Education for Life: St. John’s After Graduation

By Scott Hannan

‘Education for Life’ is the slogan on an old St. John’s College Graduate Institute brochure. Although this particular piece is aimed at educators, the truth of the statement resonates with all who attend St. John’s College. The education you receive here is one that each student carries into every learning experience for the rest of their lives. Indeed, many alums manage to continue discussion-based classes with them for years and years after they graduate. Official alumni seminars, organized by the Alumni Relations Department, are popular, as are independent alumni gatherings. By way of example, Rick DeNoble, who graduated from the Eastern Classics program in 2013, has been participating in online seminars with his classmates since 2015.

“There are 5 of us. We all graduated from the EC in 2013. After dispersal, there would be occasional email contacts that would always end with the truism that “sometime” we “ought” to do some kind of seminar. After one of these flurries, I decided to just make it happen. I picked a date and time, selected a text (Chinese Rhyme-Prose, edited by Burton Watson), and asked Matt to develop an opening question. Everyone showed up.”

Independent alumni study groups are popular, especially right after graduating. The intimacy, the challenge, and the joy of the St. John’s classroom is not easily left behind. Neither is it easily pursued, once classmates move away and become busy with other obligations. Mr. DeNoble’s group is spread across the country from Anchorage, to Phoenix, to Atlanta, San Francisco, and New York City. The key this group’s consistency appears to be their ability to communicate despite their distinct lives, and to stay organized.

“We have a spreadsheet where we track recommended works and keep a log of what we’ve had seminars on. Originally we would vote on the next work, but are currently running a “rotating, benevolent dictatorship”, where each of us chooses a work and is responsible for the opening question as well. I schedule each meeting using Google calendar, which allows you not only to schedule, but to set reminders (I set them for 1 week, 1 day, and 1 hour to each seminar). We also use Google Hangouts for the actual seminars.”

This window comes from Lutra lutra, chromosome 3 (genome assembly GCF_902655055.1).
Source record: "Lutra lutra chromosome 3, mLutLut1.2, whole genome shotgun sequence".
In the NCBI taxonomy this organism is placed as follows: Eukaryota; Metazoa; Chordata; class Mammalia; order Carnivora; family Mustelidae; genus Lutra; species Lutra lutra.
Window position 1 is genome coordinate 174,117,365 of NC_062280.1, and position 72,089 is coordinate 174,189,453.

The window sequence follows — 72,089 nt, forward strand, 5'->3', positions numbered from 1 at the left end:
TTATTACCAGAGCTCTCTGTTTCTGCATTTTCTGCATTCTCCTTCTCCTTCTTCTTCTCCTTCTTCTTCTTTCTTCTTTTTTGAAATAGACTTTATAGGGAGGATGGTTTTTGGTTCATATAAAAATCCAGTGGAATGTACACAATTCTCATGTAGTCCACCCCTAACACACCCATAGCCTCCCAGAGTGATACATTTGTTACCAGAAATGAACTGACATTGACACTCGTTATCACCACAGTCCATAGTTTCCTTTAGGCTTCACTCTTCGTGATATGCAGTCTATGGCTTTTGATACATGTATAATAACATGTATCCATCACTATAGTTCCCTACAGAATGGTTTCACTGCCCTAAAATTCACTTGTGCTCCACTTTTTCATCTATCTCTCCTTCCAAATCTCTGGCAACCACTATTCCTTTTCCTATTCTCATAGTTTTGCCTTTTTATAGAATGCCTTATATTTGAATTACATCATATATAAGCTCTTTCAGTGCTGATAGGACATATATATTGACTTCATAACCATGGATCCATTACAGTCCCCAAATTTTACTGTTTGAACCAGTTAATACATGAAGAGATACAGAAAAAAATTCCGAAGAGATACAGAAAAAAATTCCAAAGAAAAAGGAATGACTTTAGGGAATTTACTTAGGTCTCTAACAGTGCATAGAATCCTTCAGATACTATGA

The group has continued to read Eastern texts. They have re-read some of the program books, including The Lotus Sutra and Zhuangzi and others beyond the scope of the program such Liezi  and Pancatantra and texts by Hakuin Ekaku and Linji Yixuan. “We’ve also tried to include material from other “EC” countries like Korea (Memoirs of Lady HyegyeongSeven Cloud Dream), and Tibet (Tantric Ethics),” says DeNoble, adding that some of the most intriguing texts have been Japanese Noh dramas.

“They’re really unlike anything we read in the EC or really anything else either. The aesthetic quality is astounding, especially in their use of the “chorus”, but they also seem to serve as a sort of socio-cultural re-enactment of shared memory, almost literally “re-creating” the community they arise from. Would love to spend more time with these!”

Currently, there’s no end in sight for Mr. DeNoble’s study group. While the group has met online for all these years, there’s always the desire to meet again face-to-face,“we hope someday to have an in-person “reunion” seminar. But who knows when or if that will happen.”

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